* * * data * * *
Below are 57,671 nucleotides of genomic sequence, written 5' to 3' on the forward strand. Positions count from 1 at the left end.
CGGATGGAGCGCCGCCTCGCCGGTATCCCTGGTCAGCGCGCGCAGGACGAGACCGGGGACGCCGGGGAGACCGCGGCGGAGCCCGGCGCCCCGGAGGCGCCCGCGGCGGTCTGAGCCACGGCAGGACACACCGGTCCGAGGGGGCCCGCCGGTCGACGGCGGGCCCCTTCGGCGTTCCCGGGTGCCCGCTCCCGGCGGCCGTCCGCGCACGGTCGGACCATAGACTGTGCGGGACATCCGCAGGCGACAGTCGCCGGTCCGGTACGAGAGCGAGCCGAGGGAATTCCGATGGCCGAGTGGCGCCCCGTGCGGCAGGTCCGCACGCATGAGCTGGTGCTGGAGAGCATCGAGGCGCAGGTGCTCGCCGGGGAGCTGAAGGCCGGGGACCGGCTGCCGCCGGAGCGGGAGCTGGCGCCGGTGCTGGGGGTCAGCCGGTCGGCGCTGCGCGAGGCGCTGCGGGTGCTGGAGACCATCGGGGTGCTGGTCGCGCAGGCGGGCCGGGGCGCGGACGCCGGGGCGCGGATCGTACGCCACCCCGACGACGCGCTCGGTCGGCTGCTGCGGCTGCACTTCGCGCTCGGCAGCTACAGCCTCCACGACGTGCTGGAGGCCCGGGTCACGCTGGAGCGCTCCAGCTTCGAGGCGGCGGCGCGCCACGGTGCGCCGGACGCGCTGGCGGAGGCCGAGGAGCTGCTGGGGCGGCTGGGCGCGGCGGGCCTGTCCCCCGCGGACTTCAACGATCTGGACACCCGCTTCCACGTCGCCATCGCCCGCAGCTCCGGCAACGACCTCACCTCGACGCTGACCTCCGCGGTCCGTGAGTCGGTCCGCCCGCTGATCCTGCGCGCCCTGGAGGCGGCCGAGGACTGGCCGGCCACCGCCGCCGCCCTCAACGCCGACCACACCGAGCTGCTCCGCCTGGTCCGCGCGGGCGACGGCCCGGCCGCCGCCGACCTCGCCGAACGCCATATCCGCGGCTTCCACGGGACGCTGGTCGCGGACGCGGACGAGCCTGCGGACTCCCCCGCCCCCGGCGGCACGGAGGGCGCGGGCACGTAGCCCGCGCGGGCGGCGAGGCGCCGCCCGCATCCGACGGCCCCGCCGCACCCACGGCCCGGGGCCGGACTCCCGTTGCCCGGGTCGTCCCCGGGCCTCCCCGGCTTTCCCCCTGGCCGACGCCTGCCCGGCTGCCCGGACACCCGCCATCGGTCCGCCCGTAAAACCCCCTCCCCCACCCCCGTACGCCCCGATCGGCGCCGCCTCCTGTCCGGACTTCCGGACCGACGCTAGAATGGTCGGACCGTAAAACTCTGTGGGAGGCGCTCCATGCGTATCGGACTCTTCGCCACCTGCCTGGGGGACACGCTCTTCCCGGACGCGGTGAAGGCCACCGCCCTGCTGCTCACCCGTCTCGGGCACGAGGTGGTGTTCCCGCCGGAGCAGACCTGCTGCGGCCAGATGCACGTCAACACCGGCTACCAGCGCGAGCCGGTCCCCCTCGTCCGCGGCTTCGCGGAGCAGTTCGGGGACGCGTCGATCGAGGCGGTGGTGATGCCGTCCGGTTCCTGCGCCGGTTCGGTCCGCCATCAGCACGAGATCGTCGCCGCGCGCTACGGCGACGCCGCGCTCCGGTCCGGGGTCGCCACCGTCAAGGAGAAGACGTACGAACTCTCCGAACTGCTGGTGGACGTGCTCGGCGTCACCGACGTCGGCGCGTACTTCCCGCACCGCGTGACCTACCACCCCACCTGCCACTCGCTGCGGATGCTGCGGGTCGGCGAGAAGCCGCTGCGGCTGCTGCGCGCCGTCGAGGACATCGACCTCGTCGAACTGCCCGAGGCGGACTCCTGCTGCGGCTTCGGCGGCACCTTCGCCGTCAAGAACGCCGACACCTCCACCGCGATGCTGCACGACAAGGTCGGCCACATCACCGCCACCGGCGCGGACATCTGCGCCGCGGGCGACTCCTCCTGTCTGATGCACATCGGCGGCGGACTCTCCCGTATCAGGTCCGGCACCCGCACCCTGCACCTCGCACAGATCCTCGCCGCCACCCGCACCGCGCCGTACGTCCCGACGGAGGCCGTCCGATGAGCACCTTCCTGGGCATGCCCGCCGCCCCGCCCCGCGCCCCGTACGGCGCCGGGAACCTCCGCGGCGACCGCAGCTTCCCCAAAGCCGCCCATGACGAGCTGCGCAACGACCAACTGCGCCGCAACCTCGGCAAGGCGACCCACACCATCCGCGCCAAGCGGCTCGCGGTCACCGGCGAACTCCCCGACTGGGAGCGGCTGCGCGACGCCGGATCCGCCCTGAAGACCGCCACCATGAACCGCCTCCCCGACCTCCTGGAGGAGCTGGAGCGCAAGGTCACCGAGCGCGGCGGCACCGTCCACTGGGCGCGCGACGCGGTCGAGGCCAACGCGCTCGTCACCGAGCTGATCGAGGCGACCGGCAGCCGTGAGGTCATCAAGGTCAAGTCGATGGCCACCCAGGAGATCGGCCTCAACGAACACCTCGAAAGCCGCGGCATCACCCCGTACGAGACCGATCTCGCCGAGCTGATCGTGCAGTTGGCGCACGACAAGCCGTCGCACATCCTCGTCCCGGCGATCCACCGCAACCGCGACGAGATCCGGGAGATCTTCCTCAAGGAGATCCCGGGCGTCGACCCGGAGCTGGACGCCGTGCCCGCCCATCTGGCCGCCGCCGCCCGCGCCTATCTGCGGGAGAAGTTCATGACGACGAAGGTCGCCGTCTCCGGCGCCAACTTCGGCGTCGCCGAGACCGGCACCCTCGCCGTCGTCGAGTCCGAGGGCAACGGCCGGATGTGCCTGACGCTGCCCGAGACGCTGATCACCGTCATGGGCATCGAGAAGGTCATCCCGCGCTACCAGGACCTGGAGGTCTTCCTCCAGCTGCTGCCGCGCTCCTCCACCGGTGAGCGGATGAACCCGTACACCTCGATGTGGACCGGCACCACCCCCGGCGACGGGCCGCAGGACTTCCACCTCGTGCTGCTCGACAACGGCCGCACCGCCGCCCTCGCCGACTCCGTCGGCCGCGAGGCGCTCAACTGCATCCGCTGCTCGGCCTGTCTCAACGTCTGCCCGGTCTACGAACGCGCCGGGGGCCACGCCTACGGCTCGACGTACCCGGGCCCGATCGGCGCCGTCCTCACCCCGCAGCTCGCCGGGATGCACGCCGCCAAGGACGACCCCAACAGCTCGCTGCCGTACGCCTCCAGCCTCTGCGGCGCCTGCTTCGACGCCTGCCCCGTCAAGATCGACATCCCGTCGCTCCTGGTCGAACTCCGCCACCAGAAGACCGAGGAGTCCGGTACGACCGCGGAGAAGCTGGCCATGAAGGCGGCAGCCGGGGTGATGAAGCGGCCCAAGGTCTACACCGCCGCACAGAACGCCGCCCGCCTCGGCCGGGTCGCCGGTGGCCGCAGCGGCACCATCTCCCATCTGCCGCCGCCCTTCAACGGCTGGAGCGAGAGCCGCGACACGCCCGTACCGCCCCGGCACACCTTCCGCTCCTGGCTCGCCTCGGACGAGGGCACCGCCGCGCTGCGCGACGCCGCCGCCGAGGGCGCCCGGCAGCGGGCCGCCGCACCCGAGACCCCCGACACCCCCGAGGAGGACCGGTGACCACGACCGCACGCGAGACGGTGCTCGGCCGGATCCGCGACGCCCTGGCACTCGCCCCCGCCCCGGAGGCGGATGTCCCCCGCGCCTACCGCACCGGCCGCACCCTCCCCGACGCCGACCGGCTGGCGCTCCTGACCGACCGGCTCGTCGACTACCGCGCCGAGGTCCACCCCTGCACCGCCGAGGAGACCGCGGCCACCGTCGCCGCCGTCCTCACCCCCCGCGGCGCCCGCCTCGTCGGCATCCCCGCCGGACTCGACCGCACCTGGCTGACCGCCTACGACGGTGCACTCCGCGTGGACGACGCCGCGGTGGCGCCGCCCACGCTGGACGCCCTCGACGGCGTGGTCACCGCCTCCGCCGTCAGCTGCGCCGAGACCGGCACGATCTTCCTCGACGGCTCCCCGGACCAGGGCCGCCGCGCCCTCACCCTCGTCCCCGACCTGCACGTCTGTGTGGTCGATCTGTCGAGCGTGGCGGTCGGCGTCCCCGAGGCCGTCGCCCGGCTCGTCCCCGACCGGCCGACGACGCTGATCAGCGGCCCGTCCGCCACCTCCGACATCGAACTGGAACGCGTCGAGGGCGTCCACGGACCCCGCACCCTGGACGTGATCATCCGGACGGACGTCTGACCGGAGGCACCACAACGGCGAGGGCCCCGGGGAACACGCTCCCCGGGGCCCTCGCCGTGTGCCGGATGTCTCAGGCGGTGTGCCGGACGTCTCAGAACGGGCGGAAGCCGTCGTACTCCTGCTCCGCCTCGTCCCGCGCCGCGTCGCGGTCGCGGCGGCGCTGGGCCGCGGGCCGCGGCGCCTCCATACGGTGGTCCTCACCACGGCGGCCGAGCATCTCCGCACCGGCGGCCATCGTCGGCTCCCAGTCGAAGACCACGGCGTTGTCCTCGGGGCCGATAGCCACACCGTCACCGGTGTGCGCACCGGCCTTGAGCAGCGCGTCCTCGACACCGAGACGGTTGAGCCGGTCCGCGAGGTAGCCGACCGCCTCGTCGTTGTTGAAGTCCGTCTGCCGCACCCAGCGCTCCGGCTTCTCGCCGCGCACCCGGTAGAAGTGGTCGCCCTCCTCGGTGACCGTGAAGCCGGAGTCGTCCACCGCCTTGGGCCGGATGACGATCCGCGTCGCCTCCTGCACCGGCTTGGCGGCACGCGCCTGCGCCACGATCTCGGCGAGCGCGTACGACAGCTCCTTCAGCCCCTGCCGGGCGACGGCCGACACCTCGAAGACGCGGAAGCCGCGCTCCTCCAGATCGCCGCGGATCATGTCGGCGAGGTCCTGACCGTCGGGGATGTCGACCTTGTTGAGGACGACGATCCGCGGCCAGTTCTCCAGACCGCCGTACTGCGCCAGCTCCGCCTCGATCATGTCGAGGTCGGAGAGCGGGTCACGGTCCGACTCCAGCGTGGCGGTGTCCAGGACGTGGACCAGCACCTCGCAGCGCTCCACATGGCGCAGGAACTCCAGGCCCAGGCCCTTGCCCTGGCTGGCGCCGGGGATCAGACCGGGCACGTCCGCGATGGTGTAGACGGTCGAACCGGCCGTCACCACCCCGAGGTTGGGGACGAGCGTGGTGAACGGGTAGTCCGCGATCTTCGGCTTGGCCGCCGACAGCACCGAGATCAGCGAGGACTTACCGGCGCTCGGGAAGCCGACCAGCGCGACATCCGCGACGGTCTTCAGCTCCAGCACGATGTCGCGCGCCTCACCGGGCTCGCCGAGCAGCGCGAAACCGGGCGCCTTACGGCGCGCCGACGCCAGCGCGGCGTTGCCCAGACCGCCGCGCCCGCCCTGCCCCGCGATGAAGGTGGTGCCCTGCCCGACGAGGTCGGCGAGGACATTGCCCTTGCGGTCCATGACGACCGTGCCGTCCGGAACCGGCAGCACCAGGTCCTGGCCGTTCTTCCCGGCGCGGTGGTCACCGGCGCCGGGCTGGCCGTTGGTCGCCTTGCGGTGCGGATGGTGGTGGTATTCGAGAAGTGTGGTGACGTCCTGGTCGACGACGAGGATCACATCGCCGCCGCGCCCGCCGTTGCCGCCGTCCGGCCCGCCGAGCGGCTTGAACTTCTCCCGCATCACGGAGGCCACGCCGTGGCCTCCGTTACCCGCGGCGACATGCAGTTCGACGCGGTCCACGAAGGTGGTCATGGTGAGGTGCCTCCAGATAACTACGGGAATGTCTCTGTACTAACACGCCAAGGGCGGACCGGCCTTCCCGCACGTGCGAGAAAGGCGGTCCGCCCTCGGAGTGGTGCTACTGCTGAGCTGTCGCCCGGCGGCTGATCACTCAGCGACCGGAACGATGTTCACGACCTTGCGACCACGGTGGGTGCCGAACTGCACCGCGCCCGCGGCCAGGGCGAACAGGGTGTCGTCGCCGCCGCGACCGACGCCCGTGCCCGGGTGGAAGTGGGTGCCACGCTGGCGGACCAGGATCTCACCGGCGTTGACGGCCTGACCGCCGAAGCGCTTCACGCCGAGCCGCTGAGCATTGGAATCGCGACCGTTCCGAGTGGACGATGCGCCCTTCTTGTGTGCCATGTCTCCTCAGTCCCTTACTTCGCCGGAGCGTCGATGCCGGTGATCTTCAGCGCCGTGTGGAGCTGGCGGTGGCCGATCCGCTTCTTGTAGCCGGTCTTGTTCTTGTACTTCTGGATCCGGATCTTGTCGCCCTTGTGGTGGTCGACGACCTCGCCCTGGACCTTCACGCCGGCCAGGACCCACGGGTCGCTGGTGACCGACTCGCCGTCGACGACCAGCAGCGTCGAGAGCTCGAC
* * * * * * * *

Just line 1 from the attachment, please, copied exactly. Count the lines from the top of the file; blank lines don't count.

Below are 57,671 nucleotides of genomic sequence, written 5' to 3' on the forward strand. Positions count from 1 at the left end.